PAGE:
Durango Highway and Tufted Jay Preserve, 7-12 April 2008

After 15-18 hours or so of the hair-raising fun that constitutes driving in Mexico (no really, we actually have a lot of fun driving in Mexico), Jake Mohlmann and I were ready to see some really great birds! Fortunately, several days on the Durango Highway and the Tufted Jay Preserve did not disappoint. We were scheduled to meet up with Stanley Doctor for a 4-5 day quest for that perfect Tufted Jay picture, so we decided to scout a day or two beforehand. Our goal: figure out a way to get the often elusive Tufted Jay to pose for a photo shoot...

Our slow cruise up the non-stop curves of the Durango Highway from Villa Union (just outside of Mazatlan) to El Palmito was both birdy and scenic - and filled with Doble Remolques (double tractor trailers) around every bend! But as a passenger, you have time to enjoy the view.

We made it to the Preserve just after dark, and promptly set up camp. Before we could get to sleep, though, Jake's headlamp caught some eyeshine nearby. Our first Preserve sighting! This shot took some careful creeping and some team effort (Jake armed with the camera, I with the spotlight):

Mexican Whip-poor-will!

After a pleasant night of car-camping, we awoke to a smorgasbord of Sierra Madrean specialties: a veritable symphony of Brown-backed Solitaires; Painted and Slate-throated Redstarts mixed with migrant Townsend's and Hermit Warblers, dripping from the pines; Blue-hooded Euphonias pausing briefly in the oaks above our heads - all before we could even get the coffee going. But the really big surprise came just as we were cleaning up from breakfast - a single Tufted Jay!

The Tufted Jay (Cyanocorax dickeyi), or "Chara Pinta" en EspaƱol, is highly endemic to a very small region in western Mexico where the states of Sinaloa, Nayarit, and Durango meet. Part of this strict endemism is no doubt due to their cooperative breeding behavior. Further research is needed, but Tufted Jays apparently form small flocks in which only a single female nests and lays eggs, while the rest of the individuals in that flock simply help. This probably ensures a high rate of survival for the young, but naturally not many young are born as a result.

Perhaps it is for this reason they are sometimes so difficult to see well - the picture above is not very clear, but depicts a classic experience: Tufted Jay not quite out in the open. They are forever peering out from behind the branches. This bird disappeared down the steep hill below us, reappearing moments later with a very large katydid, disappearing once more to some unseen nest where begging young likely awaited. We began to think that our quest might be more difficult than first envisioned...

Either way, the views and the birds were spectacular! Below are a few images from our trip with Stan.

The so-called Devil's Backbone, the ridge to the east of Barranca Rancho Liebre (more properly known as Barranca San Diego?) Gazing upon this kind of terrain, you have to appreciate the hard work done by early ornithologists in this region - before there was anything remotely like the Durango Highway to get them there. This may be one reason the Tufted Jay remained unknown to science until 1935.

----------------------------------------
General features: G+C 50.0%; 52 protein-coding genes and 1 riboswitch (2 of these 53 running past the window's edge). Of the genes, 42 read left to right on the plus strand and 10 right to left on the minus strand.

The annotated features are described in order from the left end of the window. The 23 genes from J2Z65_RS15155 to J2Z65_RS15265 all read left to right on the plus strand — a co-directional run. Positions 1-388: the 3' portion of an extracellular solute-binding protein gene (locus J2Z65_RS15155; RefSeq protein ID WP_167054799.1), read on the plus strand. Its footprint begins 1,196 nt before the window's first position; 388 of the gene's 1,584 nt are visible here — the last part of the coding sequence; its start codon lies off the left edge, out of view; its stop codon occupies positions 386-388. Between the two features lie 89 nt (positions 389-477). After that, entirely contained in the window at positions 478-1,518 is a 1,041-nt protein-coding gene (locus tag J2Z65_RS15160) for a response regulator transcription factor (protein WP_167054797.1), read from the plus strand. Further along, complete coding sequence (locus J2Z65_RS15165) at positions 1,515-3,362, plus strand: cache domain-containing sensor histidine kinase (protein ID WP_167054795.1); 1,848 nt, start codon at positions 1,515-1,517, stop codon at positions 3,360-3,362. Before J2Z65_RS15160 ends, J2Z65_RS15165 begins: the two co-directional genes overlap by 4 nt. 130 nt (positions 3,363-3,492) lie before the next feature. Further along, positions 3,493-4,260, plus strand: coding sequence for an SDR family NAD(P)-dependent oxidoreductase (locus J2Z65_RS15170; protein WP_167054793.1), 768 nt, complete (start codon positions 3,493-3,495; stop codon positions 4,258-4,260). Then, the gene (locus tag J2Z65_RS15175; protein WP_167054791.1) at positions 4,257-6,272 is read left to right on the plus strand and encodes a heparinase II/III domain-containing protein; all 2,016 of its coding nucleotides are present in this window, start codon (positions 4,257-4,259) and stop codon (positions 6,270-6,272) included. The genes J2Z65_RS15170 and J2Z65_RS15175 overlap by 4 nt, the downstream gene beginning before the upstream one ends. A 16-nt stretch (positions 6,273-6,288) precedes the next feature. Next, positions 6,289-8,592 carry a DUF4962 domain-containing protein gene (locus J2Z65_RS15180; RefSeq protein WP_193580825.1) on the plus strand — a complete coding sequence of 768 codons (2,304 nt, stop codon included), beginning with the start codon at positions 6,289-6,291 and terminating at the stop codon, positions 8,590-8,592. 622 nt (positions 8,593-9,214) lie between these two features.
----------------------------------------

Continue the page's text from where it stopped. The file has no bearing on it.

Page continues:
The view of the Barranca from the same overlook, looking north.

A pretty little Slate-throated Redstart (aka Slate-throated Whitestart, Myioborus miniatus). These birds are common throughout the area, but getting a good picture of them can be bedeveling at times!

An Ivory-billed Woodcreeper (Xiphorhynchus flavigaster), one of my personal favorites. Their song is strikingly similar to the familiar Canyon Wren I hear all the time in Arizona, but has a very different quality to it.

I wasn't personally around to see this one, but Jake captured this fascinating Odonate so that we could ID it later. It's about the length of your hand! With the help of Rich Hoyer, we subsequently identified this damselfly as Mesistogaster ornata.

A flight shot, which cannot capture how ethereal it appeared, floating through the forest.

Finally, with much patience....

(Jake, borrowing Stan's camera to show us how he operates)

We had success at last!

Above is the image Jake captured, after waiting for quite a long time in the same spot - the same method, in fact, by which he obtained most of his other pictures. By sitting still, the Jays don't often come to you; but when they do, the outcome is phenomenal. Stan's pictures came out far better than ours, of course, so we'll probably post those at a later date.

After getting some "killer" photos of a truly spectacular bird like the Tufted Jay, one would think we could call it quits. On the way back down the Durango Highway, though, how could we resist stopping for some birding at Panuco Road? This road yielded many fantastic birds, only a few of which we managed to photograph. One such prize was this Colima Pygmy-Owl, distant but easily found by following the Blue Mockingbird and other passerines that were mobbing him!

The final treat was a bird that seems to be quite difficult to photograph at this location. Jake pulled off a quick shot as they were flying overhead:

Military Macaws! Small groups of these raucous birds, which can be surprisingly hard to pin down, flew by us at semi-regular intervals while we were enjoying Golden-crowned Emeralds, Orange-fronted Parakeets, Mexican Parrotlet, Happy Wren, Rufous-capped Warbler, Streak-backed Oriole, Scrub Euphonias, and many others.

Last but not least, we had to throw in a humorous non-birding photo:

Why hitch a ride when you can just hitch yourself to the ride? We couldn't resist snapping a quick candid of some mountain-town ingenuity!

Always fun times and good birding in Mexico!
John Yerger

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